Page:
RAWALPINDI, MAY 21: The Rawalpindi Chamber of Commerce and Industry (RCCI) has pinned high hopes and the expectation that the upcoming budget 2023-24 will be growth-oriented and industry-friendly.
RCCI President Saqib Rafiq while addressing the 8th executive committee meeting at chamber house, said that the business community expects a comprehensive industrial package so that the ailing economy can be put on the right track.
“The time has come to take hard decisions and adopt an export promotion strategy, set the right direction and we strongly demand that the basis of Pakistan’s economy shall be on exports instead of imports,” said Saqib Rafiq. We expect that the Finance Minister will introduce measures that support and promote exports. This can include incentives for export-oriented industries, facilitation of trade agreements, provision of export financing, and the development of export-related infrastructure, he added.
He said that RCCI has always been vocal and demanded that the tax net has to be broadened and in order to meet the budget targets; there is a need to bring non-tax paying sectors into the tax net.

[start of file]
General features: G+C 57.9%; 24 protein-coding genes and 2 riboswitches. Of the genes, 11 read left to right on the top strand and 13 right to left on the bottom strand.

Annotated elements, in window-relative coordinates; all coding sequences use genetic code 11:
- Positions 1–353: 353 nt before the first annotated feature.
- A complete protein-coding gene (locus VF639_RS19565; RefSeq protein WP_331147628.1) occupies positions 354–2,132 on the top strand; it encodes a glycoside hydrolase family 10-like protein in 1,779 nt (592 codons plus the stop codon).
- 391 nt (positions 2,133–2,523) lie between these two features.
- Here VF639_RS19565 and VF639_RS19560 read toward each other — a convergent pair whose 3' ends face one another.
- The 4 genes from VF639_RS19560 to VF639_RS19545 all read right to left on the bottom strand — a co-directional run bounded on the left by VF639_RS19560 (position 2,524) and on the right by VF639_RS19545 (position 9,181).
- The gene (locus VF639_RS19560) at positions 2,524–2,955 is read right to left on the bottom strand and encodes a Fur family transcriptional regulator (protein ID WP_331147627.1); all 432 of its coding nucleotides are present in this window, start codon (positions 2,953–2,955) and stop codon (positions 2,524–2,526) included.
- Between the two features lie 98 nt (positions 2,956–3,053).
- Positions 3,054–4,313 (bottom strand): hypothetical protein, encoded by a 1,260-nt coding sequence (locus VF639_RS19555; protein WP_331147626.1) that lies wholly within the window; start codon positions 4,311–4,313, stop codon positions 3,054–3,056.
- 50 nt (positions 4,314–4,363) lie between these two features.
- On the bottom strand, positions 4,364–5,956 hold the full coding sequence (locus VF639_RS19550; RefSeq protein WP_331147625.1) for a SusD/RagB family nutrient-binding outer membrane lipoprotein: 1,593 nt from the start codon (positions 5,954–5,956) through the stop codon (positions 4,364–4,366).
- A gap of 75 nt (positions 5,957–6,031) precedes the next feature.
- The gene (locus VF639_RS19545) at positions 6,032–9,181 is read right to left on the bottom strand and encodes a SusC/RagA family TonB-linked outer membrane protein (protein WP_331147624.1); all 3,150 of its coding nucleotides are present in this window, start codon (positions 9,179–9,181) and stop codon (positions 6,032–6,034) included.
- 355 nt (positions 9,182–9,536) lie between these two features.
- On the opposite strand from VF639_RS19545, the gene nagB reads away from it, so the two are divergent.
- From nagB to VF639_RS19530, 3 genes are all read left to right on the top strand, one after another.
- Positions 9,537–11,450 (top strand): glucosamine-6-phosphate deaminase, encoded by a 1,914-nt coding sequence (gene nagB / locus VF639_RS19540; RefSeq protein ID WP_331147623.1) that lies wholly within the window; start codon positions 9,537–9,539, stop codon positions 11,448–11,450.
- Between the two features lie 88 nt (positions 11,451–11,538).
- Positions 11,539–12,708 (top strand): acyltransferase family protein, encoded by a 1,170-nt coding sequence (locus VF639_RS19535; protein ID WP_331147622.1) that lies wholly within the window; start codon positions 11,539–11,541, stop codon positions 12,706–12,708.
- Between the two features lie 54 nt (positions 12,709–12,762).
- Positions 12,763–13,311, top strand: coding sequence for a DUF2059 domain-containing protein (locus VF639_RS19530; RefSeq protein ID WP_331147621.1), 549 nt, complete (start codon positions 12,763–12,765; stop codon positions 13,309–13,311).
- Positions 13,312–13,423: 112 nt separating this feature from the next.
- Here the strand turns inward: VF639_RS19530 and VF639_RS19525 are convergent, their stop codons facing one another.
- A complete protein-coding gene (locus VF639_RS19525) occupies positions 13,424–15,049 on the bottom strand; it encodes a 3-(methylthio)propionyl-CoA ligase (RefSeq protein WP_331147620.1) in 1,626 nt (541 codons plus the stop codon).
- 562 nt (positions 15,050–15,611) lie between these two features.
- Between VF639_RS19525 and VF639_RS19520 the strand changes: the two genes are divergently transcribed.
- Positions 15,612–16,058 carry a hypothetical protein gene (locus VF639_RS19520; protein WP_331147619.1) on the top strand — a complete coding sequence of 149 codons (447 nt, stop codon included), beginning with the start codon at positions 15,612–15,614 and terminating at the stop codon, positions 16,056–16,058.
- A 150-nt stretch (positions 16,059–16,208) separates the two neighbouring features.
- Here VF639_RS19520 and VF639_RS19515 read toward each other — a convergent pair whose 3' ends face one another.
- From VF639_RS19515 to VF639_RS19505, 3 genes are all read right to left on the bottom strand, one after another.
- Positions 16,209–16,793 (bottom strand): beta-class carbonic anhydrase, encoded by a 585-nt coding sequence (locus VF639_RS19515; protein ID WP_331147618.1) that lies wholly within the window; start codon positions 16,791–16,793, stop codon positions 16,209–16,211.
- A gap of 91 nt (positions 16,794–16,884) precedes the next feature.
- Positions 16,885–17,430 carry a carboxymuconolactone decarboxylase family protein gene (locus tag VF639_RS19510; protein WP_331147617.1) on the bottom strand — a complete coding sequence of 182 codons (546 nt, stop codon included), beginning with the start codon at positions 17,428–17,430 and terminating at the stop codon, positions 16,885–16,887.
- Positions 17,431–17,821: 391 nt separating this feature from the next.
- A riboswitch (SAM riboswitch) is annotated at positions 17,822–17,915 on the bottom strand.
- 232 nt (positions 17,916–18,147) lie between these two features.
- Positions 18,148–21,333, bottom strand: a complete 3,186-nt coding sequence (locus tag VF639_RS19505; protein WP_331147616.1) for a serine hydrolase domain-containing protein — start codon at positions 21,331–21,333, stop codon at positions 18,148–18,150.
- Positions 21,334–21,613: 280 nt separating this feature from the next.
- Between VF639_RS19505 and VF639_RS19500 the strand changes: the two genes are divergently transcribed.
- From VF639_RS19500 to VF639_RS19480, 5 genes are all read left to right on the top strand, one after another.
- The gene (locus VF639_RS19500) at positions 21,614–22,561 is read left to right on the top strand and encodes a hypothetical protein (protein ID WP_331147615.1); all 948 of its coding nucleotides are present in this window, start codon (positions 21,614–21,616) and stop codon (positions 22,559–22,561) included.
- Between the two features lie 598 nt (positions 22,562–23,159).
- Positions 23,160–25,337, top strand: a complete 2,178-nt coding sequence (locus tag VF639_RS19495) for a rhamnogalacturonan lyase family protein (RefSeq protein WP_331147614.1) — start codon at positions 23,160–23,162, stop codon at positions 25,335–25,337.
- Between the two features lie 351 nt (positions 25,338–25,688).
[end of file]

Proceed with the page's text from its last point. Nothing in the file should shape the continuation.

He said that the stakeholders shall be taken on board for devising any policy framework and added that we expect that the Finance Minister Ishaq Dar will engage chambers of commerce prior to finalizing the budget document. “We want to present and discuss budget proposals, key measures and recommendations on various sectors ranging from trade, taxation, tourism, SME, agriculture, livestock, IT, non-conventional sectors, Gems stone, and smuggling etc”. RCCI strongly desires to implement policies that promote macroeconomic stability, control inflation, and ensure a stable exchange rate. This stability provides a conducive environment for businesses to plan their investments and operations effectively, he added.
There are three major challenges where the government must take immediate steps, these are: High Interest rate, steep devaluation of Pak Rupee, and skyrocketing inflation that has increased the cost of doing business manifold, he added.
Due to restriction of opening of LC’s industries are running out of raw materials, and many have already shut down their operations as they are dependent on commercial importers for supply of raw materials, he further added.
He said that the business community expects the government to introduce policies and reforms aimed at improving the ease of doing business in Pakistan. This may include streamlining bureaucratic procedures, reducing red tape, implementing online systems for registration and approvals, and enhancing investor protection mechanisms. The government must introduce investment incentives and measures that encourage both domestic and foreign investments. This may include tax breaks or exemptions for specific industries, subsidies for research and development, access to credit facilities, and measures to promote entrepreneurship and innovation, he added.